student and counselor
UTSA student and counselor

UTSA Life: UTSA Counseling Services offers support, advice and learning assessment

By Lynn Gosnell
Special Projects Writer

(June 5, 2008)--UTSA Counseling Services is home to support groups, learning assessments and advice for managing life's hurdles. This begins a three-part series on the continuum of care offered to UTSA students by Counseling Services. This story centers on services concerning developmental issues, the second will focus on adjustment issues and the third on crisis intervention.

By last December, Robert, a junior history major, was falling drastically behind in his studies, and he had a pretty good idea why. He had struggled in high school with some issues related to reading and language comprehension.

"I have to memorize words. I can't sound them out," he explained. Learning new languages proved challenging. Finally, the intense academic requirements of a history major and literature minor began to catch up with him. He requested assessment services through UTSA Counseling Services.

Students often wonder, "Is my problem big enough?" to justify a call or walk-in visit to counseling services, said Thomas Baez, UTSA director of counseling services.

Students can find assistance through Counseling Services for the normal challenges of college life -- relationship issues, making the transition to college from high school, homesickness, time management, academic stress and identity issues.

All services are delivered with confidentiality and respect. The use of counseling services does not appear on a student's academic record. Except for nominal charges for the testing and assessment, there is no extra charge.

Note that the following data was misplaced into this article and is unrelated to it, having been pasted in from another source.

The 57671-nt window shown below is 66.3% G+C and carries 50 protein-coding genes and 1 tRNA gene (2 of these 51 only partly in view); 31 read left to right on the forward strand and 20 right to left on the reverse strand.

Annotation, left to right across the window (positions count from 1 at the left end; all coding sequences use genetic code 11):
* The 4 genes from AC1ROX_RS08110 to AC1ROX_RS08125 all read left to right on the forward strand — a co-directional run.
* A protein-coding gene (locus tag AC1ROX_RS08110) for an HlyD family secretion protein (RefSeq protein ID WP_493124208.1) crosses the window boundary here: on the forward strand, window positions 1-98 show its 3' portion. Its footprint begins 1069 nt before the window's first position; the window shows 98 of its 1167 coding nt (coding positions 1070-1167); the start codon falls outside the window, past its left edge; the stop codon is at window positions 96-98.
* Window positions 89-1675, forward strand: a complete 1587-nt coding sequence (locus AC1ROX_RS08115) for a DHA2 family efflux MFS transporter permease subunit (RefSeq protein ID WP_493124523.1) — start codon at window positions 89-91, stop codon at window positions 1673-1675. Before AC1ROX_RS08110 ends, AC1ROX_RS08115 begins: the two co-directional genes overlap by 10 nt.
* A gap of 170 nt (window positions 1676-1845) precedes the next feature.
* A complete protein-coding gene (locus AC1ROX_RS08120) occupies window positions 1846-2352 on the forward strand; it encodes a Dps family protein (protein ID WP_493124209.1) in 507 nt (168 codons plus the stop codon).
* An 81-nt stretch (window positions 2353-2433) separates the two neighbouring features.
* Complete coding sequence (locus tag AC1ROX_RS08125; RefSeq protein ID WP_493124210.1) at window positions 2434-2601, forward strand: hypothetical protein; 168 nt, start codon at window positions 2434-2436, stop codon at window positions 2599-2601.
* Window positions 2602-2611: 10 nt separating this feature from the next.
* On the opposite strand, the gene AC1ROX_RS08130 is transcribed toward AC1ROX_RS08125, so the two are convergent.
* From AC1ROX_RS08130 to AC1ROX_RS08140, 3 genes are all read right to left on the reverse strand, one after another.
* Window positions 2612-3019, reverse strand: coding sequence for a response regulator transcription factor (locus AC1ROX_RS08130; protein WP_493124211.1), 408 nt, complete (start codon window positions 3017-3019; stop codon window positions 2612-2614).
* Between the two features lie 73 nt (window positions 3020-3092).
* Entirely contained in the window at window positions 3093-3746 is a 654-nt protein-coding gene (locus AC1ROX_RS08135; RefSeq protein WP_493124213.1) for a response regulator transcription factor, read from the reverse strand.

Robert completed a battery of comprehensive tests administered by UTSA staff psychologists for a $50 fee. Completing these tests with a private clinician could cost up to $1,500, he learned. Within a couple of weeks, Robert had the results that documented his language-related learning disability.

"I had all the info I needed before spring semester began," he said. Robert is now able to take advantage of the accommodations offered by Disability Services.

Learning disability assessment is just one of the many services available for all students through UTSA Counseling Services.

Thirteen clinicians, as well as master's-level counseling students, offer services in both individual and group formats. According to staff members, groups offer a less structured, more laid-back setting for discussion and support.

For example, the Women's Resource Center under the direction of Counseling Services and located just across the hall from the 1604 Campus office, offers ongoing support groups including book groups. Last spring, a group read and discussed Alice Walker's "The Color Purple."

"The discussions are amazing," said Brittany Biley, a UTSA psychology major and certified peer educator who co-facilitates the group with a clinical staff member. "You hear people talking about their experiences as they relate to the book. It's supposed to be an hour, but to be honest, we usually go over," Biley said.

WRC offers a variety of groups and services focusing on women?s and gender issues, as well as a resource library. Many programs are open to men as well, said Biley, who notes that the groups run in the fall and spring semesters only.

The WRC also has developed a peer education program called CURE (Campus United for Respect and Education). Supervised by staff, the program trains volunteers who then do outreach work around campus, educating students about healthy relationships, sexual assault and prevention, and suicide prevention.

There are many ways to find out about ongoing and new programs, said Baez. Watch for fliers around campus, check the television monitors or visit the UTSA Counseling Services Web site.


UTSA Counseling Services

  • Recreation and Wellness Center Room 1.810, 1604 Campus, (210) 458-4140
  • Buena Vista Street Building Room 1.308, Downtown Campus, (210) 458-2930

Students can schedule an appointment or, for a first visit, they are encouraged to come in during walk-in hours, which change each semester.

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